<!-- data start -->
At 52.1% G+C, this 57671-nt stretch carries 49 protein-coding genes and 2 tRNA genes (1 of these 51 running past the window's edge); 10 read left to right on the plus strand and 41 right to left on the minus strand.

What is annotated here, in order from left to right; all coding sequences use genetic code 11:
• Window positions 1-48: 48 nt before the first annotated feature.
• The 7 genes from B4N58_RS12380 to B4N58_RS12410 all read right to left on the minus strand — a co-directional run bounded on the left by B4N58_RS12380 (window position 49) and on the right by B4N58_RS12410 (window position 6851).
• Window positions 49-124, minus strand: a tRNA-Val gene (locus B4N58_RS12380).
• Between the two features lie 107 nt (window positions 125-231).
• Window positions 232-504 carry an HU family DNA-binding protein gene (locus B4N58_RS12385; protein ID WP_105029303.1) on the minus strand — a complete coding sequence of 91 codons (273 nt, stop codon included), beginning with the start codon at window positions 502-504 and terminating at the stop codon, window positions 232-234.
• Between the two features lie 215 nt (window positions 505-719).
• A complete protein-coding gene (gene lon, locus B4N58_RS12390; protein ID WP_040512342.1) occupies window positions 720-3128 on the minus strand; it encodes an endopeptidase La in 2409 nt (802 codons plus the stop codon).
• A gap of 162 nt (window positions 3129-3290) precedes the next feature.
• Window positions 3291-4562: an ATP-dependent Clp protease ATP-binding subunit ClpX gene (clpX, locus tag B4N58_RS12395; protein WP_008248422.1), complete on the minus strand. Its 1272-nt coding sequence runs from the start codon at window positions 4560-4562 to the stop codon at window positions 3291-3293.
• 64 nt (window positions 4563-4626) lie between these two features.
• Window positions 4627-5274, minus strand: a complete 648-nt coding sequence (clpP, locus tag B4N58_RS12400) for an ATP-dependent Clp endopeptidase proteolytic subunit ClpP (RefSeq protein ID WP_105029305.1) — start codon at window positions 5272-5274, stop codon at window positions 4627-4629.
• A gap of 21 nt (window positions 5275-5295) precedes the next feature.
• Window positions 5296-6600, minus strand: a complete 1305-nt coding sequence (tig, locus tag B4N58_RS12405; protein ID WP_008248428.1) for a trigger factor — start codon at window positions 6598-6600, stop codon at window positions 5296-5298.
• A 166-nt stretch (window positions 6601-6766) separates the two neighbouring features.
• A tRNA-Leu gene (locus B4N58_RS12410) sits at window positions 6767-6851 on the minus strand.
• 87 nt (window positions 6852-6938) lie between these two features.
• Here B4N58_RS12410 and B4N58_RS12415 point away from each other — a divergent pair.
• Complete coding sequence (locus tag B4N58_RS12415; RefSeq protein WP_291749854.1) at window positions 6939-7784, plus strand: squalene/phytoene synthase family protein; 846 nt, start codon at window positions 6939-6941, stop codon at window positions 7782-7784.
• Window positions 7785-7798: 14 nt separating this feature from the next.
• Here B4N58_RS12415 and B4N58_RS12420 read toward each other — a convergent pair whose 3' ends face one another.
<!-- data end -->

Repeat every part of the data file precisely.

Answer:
At 52.1% G+C, this 57671-nt stretch carries 49 protein-coding genes and 2 tRNA genes (1 of these 51 running past the window's edge); 10 read left to right on the plus strand and 41 right to left on the minus strand.

What is annotated here, in order from left to right; all coding sequences use genetic code 11:
• Window positions 1-48: 48 nt before the first annotated feature.
• The 7 genes from B4N58_RS12380 to B4N58_RS12410 all read right to left on the minus strand — a co-directional run bounded on the left by B4N58_RS12380 (window position 49) and on the right by B4N58_RS12410 (window position 6851).
• Window positions 49-124, minus strand: a tRNA-Val gene (locus B4N58_RS12380).
• Between the two features lie 107 nt (window positions 125-231).
• Window positions 232-504 carry an HU family DNA-binding protein gene (locus B4N58_RS12385; protein ID WP_105029303.1) on the minus strand — a complete coding sequence of 91 codons (273 nt, stop codon included), beginning with the start codon at window positions 502-504 and terminating at the stop codon, window positions 232-234.
• Between the two features lie 215 nt (window positions 505-719).
• A complete protein-coding gene (gene lon, locus B4N58_RS12390; protein ID WP_040512342.1) occupies window positions 720-3128 on the minus strand; it encodes an endopeptidase La in 2409 nt (802 codons plus the stop codon).
• A gap of 162 nt (window positions 3129-3290) precedes the next feature.
• Window positions 3291-4562: an ATP-dependent Clp protease ATP-binding subunit ClpX gene (clpX, locus tag B4N58_RS12395; protein WP_008248422.1), complete on the minus strand. Its 1272-nt coding sequence runs from the start codon at window positions 4560-4562 to the stop codon at window positions 3291-3293.
• 64 nt (window positions 4563-4626) lie between these two features.
• Window positions 4627-5274, minus strand: a complete 648-nt coding sequence (clpP, locus tag B4N58_RS12400) for an ATP-dependent Clp endopeptidase proteolytic subunit ClpP (RefSeq protein ID WP_105029305.1) — start codon at window positions 5272-5274, stop codon at window positions 4627-4629.
• A gap of 21 nt (window positions 5275-5295) precedes the next feature.
• Window positions 5296-6600, minus strand: a complete 1305-nt coding sequence (tig, locus tag B4N58_RS12405; protein ID WP_008248428.1) for a trigger factor — start codon at window positions 6598-6600, stop codon at window positions 5296-5298.
• A 166-nt stretch (window positions 6601-6766) separates the two neighbouring features.
• A tRNA-Leu gene (locus B4N58_RS12410) sits at window positions 6767-6851 on the minus strand.
• 87 nt (window positions 6852-6938) lie between these two features.
• Here B4N58_RS12410 and B4N58_RS12415 point away from each other — a divergent pair.
• Complete coding sequence (locus tag B4N58_RS12415; RefSeq protein WP_291749854.1) at window positions 6939-7784, plus strand: squalene/phytoene synthase family protein; 846 nt, start codon at window positions 6939-6941, stop codon at window positions 7782-7784.
• Window positions 7785-7798: 14 nt separating this feature from the next.
• Here B4N58_RS12415 and B4N58_RS12420 read toward each other — a convergent pair whose 3' ends face one another.